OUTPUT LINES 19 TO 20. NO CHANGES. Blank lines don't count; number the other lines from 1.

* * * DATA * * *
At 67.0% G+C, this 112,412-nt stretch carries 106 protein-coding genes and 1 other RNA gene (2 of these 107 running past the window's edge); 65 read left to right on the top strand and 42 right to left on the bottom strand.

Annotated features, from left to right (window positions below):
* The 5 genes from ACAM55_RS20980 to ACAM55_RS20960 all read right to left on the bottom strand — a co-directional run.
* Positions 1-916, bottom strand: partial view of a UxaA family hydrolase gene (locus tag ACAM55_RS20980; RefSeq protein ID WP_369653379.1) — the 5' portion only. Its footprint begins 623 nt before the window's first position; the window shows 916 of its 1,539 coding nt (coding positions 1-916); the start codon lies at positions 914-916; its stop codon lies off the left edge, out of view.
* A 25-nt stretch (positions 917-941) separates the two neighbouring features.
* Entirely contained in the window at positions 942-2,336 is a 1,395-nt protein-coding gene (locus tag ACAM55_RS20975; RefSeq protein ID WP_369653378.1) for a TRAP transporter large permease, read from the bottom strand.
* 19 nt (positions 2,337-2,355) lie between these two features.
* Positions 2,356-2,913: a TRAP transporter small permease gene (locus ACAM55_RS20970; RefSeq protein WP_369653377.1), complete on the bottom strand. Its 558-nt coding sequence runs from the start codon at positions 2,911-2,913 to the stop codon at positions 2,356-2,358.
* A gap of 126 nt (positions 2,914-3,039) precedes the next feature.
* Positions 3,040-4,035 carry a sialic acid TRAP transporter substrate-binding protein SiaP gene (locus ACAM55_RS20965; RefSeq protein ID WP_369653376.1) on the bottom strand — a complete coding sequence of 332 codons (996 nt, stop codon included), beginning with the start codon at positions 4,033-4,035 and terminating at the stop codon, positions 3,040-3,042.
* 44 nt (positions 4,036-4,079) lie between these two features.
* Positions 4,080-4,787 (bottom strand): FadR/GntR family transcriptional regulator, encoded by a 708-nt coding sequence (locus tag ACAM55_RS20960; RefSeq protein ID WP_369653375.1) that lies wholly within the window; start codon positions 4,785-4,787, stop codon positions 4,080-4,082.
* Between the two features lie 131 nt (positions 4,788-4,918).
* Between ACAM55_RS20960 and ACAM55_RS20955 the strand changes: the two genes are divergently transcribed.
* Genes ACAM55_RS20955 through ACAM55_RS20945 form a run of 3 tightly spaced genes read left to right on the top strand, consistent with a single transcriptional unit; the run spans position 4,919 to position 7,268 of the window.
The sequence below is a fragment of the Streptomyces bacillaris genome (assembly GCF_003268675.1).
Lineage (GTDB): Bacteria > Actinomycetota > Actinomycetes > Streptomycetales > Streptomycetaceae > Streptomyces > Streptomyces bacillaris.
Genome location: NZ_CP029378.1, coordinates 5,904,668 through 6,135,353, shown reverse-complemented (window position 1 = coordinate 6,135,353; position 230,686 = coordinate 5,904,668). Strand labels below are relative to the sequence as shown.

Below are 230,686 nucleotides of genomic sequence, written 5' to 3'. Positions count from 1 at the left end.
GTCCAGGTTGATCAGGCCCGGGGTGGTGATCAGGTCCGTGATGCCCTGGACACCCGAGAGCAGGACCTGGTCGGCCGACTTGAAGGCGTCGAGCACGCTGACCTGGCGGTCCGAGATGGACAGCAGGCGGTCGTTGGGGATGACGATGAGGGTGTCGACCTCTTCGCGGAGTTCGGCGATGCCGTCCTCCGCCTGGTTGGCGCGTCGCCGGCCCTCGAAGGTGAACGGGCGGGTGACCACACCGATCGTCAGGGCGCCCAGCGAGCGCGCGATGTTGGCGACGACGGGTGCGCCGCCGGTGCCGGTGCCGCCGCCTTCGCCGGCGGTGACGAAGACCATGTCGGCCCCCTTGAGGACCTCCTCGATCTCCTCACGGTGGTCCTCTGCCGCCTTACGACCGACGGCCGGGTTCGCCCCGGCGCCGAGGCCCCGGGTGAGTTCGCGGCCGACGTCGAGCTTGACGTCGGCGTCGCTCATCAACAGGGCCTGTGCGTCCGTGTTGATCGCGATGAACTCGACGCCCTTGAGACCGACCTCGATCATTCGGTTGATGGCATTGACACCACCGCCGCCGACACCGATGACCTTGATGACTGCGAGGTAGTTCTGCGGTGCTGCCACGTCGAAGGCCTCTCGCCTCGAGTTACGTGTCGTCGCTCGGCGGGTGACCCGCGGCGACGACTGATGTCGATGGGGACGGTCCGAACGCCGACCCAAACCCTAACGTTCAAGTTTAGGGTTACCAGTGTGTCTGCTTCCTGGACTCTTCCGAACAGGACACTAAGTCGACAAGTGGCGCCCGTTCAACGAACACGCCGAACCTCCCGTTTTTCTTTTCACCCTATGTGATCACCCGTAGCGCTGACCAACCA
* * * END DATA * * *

Below are 230,686 nucleotides of genomic sequence, written 5' to 3'. Positions count from 1 at the left end.
GTCCAGGTTGATCAGGCCCGGGGTGGTGATCAGGTCCGTGATGCCCTGGACACCCGAGAGCAGGACCTGGTCGGCCGACTTGAAGGCGTCGAGCACGCTGACCTGGCGGTCCGAGATGGACAGCAGGCGGTCGTTGGGGATGACGATGAGGGTGTCGACCTCTTCGCGGAGTTCGGCGATGCCGTCCTCCGCCTGGTTGGCGCGTCGCCGGCCCTCGAAGGTGAACGGGCGGGTGACCACACCGATCGTCAGGGCGCCCAGCGAGCGCGCGATGTTGGCGACGACGGGTGCGCCGCCGGTGCCGGTGCCGCCGCCTTCGCCGGCGGTGACGAAGACCATGTCGGCCCCCTTGAGGACCTCCTCGATCTCCTCACGGTGGTCCTCTGCCGCCTTACGACCGACGGCCGGGTTCGCCCCGGCGCCGAGGCCCCGGGTGAGTTCGCGGCCGACGTCGAGCTTGACGTCGGCGTCGCTCATCAACAGGGCCTGTGCGTCCGTGTTGATCGCGATGAACTCGACGCCCTTGAGACCGACCTCGATCATTCGGTTGATGGCATTGACACCACCGCCGCCGACACCGATGACCTTGATGACTGCGAGGTAGTTCTGCGGTGCTGCCACGTCGAAGGCCTCTCGCCTCGAGTTACGTGTCGTCGCTCGGCGGGTGACCCGCGGCGACGACTGATGTCGATGGGGACGGTCCGAACGCCGACCCAAACCCTAACGTTCAAGTTTAGGGTTACCAGTGTGTCTGCTTCCTGGACTCTTCCGAACAGGACACTAAGTCGACAAGTGGCGCCCGTTCAACGAACACGCCGAACCTCCCGTTTTTCTTTTCACCCTATGTGATCACCCGTAGCGCTGACCAACCA